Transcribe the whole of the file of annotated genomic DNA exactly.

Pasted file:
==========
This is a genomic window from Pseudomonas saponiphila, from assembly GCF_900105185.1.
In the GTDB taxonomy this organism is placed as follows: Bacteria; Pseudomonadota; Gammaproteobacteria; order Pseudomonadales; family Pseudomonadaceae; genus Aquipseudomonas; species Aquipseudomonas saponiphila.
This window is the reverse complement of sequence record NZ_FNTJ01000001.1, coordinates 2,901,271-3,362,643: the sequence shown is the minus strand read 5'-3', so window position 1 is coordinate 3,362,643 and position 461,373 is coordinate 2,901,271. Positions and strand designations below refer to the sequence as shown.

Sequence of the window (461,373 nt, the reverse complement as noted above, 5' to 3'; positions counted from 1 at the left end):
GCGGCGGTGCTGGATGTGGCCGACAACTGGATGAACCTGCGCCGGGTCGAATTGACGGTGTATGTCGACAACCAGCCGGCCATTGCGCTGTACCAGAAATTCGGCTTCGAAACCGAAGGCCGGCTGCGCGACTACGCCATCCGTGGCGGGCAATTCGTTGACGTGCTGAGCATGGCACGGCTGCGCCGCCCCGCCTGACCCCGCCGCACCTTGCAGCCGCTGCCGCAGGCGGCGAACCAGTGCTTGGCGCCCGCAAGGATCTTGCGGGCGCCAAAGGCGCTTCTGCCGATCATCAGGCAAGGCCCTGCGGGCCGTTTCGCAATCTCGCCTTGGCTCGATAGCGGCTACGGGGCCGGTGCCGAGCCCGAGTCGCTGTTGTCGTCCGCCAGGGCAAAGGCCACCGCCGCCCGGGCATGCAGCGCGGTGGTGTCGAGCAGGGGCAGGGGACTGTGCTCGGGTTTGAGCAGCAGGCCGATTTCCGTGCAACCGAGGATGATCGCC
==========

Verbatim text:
This is a genomic window from Pseudomonas saponiphila, from assembly GCF_900105185.1.
In the GTDB taxonomy this organism is placed as follows: Bacteria; Pseudomonadota; Gammaproteobacteria; order Pseudomonadales; family Pseudomonadaceae; genus Aquipseudomonas; species Aquipseudomonas saponiphila.
This window is the reverse complement of sequence record NZ_FNTJ01000001.1, coordinates 2,901,271-3,362,643: the sequence shown is the minus strand read 5'-3', so window position 1 is coordinate 3,362,643 and position 461,373 is coordinate 2,901,271. Positions and strand designations below refer to the sequence as shown.

Sequence of the window (461,373 nt, the reverse complement as noted above, 5' to 3'; positions counted from 1 at the left end):
GCGGCGGTGCTGGATGTGGCCGACAACTGGATGAACCTGCGCCGGGTCGAATTGACGGTGTATGTCGACAACCAGCCGGCCATTGCGCTGTACCAGAAATTCGGCTTCGAAACCGAAGGCCGGCTGCGCGACTACGCCATCCGTGGCGGGCAATTCGTTGACGTGCTGAGCATGGCACGGCTGCGCCGCCCCGCCTGACCCCGCCGCACCTTGCAGCCGCTGCCGCAGGCGGCGAACCAGTGCTTGGCGCCCGCAAGGATCTTGCGGGCGCCAAAGGCGCTTCTGCCGATCATCAGGCAAGGCCCTGCGGGCCGTTTCGCAATCTCGCCTTGGCTCGATAGCGGCTACGGGGCCGGTGCCGAGCCCGAGTCGCTGTTGTCGTCCGCCAGGGCAAAGGCCACCGCCGCCCGGGCATGCAGCGCGGTGGTGTCGAGCAGGGGCAGGGGACTGTGCTCGGGTTTGAGCAGCAGGCCGATTTCCGTGCAACCGAGGATGATCGCC